The engine-after treatment-fuel is a system optimised for fuel efficiency and low CO2 and pollutant emissions, so it is vitally important to maintain proper engine operation and the efficiency of the complete chain starting at the engine and through the various components of the exhaust after treatment system.
ACEA indicates that the blending of jet fuel into road diesel would:
- Lead to irreversible damage to exhaust catalysts, filters, sensors, and fuel injection systems and sulphur poisoning will disable the functioning of exhaust after treatment systems designed to minimise emissions of NOx and particles.
- The vehicle on-board diagnostic system will recognise this as a fault and activate the malfunction indicator light (MIL) on the vehicle dashboard. This would cause the owner to either call out roadside assistance or take his vehicle to the repair shop. This would be an unacceptable consequence at any time, let alone during the COVID-19 crisis.
- Jet fuel also has a lower flash point than diesel (EN 590 sets a minimum flash point for diesel for safety reasons).
- Jet fuel has poorer lubricity than diesel (risk of damaging moving parts in fuel systems).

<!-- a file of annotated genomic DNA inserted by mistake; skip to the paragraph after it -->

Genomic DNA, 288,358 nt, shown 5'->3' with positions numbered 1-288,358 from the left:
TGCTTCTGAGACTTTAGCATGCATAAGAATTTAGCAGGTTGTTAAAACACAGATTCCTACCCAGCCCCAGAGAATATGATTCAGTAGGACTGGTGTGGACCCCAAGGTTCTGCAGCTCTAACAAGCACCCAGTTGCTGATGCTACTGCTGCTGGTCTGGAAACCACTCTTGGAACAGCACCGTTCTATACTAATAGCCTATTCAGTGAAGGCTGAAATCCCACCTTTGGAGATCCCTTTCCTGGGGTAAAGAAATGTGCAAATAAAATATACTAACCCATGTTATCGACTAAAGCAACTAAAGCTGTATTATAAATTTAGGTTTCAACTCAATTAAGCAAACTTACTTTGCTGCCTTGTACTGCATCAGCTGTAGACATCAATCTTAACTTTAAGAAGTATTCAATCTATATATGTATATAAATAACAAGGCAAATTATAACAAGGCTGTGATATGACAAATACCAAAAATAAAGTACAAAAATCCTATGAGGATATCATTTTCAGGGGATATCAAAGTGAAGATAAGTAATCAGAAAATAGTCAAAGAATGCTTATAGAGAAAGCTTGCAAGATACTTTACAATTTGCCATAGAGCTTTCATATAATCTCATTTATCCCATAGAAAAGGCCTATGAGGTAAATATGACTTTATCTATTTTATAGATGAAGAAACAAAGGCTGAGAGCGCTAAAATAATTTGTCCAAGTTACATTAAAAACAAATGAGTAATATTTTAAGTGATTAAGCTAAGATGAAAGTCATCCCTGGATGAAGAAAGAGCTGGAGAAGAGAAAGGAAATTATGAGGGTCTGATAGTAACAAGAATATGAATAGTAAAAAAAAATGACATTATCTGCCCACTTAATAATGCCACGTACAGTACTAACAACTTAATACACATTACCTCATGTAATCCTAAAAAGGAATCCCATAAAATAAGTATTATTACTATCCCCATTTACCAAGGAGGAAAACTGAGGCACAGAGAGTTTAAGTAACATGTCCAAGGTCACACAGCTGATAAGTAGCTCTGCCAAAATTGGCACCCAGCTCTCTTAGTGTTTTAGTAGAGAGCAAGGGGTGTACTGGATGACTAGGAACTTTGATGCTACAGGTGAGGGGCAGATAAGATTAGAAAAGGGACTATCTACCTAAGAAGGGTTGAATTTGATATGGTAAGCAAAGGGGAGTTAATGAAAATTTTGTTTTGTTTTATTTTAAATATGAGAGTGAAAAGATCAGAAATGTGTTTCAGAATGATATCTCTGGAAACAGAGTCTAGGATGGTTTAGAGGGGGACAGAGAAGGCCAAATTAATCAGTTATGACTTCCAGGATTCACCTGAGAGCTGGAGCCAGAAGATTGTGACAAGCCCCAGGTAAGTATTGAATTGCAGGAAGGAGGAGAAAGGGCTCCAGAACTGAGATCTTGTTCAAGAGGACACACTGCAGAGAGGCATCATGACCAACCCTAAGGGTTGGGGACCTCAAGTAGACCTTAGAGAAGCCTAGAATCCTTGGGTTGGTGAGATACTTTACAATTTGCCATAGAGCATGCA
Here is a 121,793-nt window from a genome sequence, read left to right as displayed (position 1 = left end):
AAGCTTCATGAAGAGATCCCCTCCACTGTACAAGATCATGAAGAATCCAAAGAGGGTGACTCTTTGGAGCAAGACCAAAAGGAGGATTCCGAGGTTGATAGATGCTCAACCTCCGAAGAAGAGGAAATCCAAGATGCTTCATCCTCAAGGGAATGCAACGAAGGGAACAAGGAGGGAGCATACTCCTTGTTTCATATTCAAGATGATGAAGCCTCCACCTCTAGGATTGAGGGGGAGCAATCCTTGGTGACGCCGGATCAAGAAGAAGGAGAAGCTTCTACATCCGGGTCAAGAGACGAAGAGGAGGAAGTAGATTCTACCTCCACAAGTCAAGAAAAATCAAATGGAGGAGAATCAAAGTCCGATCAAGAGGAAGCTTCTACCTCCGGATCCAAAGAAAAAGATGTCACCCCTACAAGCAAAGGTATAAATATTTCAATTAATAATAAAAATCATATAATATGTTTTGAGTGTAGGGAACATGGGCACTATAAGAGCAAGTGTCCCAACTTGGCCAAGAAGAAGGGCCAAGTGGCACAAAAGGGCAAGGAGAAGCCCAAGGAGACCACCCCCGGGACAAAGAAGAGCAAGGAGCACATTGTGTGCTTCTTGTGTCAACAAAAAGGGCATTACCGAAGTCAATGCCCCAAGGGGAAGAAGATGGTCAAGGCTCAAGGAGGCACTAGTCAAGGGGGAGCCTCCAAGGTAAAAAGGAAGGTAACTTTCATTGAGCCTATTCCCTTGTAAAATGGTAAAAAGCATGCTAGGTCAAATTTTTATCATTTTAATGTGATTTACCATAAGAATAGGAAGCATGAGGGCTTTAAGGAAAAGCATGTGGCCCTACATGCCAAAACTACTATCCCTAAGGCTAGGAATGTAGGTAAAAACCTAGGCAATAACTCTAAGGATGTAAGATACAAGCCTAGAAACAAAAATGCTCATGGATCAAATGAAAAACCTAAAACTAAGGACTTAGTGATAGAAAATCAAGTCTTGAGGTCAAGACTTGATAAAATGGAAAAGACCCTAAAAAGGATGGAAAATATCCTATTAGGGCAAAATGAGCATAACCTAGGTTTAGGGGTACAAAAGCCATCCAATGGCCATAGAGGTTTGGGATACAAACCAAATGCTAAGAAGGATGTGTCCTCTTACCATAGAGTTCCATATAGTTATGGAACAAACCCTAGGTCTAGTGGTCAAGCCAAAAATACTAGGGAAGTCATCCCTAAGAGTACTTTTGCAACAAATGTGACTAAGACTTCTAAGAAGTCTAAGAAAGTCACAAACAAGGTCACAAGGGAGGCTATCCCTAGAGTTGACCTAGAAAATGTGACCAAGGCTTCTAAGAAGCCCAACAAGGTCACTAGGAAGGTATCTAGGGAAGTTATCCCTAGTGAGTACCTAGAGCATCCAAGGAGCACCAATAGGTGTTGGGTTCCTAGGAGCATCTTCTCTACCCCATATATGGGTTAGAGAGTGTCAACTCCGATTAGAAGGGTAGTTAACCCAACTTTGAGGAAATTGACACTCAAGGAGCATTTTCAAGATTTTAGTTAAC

- Jet fuel boils at a lower temperature range than diesel (in modern diesel injection systems with high injection pressures this may lead to damage to fuel injectors due to cavitation).
ACEA concludes that the use of a diesel fuel blended with jet fuel would not be covered by vehicle warranties so any operational consequences will land customers and operators with potential repair bills of hundreds of Euros. Therefore, the automotive industry does not support any measures to change, even for a limited time, the important operational characteristics of road diesel fuel as required through the Fuel Quality Directive and EN 590.
For the ACEA position paper, please refer to the association’s website which can be found here.
The US EPA press release can be found in full here.